Generalizing for Lesson Design:

While not a flawless design, these six steps seemed paramount in increasing students’ desire to learn:

  • Students pre-assessing their own knowledge and understanding – “What does _insert topic here_ mean to me?”
  • Students using Wordle to analyze the pre-assessment responses
  • Students “doing stuff” to experience _insert topic here_ in real life – “What happens when I do this?”
  • Students responding to what they now know and understand – “What does _insert topic here_ mean to me today?”
  • Students comparing the Wordle of their current thinking to that of their pre-assessment responses
  • Students asking the question, “Given what I first thought, and what I now think, what do I think of next?

Without the use of Wordle, we lose out on a central piece of this lesson design puzzle.

Have you used Wordle as a class assessment for learning with your students?  Please share ideas, questions, and suggestions in the comments.  If you decide to try out this lesson design with a topic in your class with your students, please consider sharing how it goes in the comments- learning from your experiences helps us all grow!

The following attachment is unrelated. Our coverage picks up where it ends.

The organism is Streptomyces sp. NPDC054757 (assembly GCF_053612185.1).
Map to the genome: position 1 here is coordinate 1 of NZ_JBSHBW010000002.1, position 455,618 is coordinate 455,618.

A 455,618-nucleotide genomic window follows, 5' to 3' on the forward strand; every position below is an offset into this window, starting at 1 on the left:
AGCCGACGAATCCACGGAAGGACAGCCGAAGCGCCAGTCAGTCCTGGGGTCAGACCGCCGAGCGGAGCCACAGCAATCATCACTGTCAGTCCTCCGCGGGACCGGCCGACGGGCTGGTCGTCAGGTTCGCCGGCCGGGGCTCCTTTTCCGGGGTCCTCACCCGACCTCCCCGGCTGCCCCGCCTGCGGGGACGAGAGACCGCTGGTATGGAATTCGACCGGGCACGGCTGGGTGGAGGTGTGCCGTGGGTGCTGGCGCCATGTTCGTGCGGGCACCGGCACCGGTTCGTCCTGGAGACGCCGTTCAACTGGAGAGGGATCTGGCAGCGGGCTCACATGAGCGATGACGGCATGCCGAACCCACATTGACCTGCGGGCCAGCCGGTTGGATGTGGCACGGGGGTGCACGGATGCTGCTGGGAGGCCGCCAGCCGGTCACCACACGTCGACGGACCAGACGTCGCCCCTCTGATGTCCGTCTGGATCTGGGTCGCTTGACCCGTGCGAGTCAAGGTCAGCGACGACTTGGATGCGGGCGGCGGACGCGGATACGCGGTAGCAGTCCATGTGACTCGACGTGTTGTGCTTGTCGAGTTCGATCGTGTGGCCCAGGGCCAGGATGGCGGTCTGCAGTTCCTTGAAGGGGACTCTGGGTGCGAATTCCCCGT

A Response to Data-Informed Decisions

Earlier this evening, I read a colleague’s blog post discussing the concept of making data-informed decisions as opposed to data-driven decisions.  It’s a thoughtful post, one I hope you will read in depth.

The post brought out a response in me that unearthed some Sherlock Holmes quotes I thought I had forgotten. (Read the comment, if you’re interested in the quotes themselves.)  There are a couple of images that seem to sync up well with the idea from the response, so I figured I’d put them up here for posterity’s sake:


These images are meant to be viewed in succession, almost as an evolution.  The 1st image depicts the concept of a data-driven decision as Steven describes it in his blog: data leads to our decision to act in a certain way, and those actions lead to new data.  What this idea is missing- and what Steven asserts- is the process of thoughtful reflection that occurs when you consider not just the data but also the perceived reasons for the data.  In the 2nd image, the data has informed those reasons, and those reasons then drive the decision on how to act.

The 3rd image adds a level of balance into the system as drawn from similar diagrams in Senge’s Fifth Discipline.  In this cycle, our decisions are still driven by the reasons for the data, but here the data is the perceived gap between the actual results and those we expected.  In other words, we’re not necessarily asking ourselves the question, “Why do we see the data we see?” but rather, “What is the reason for the difference between what we see and what we thought we’d see?”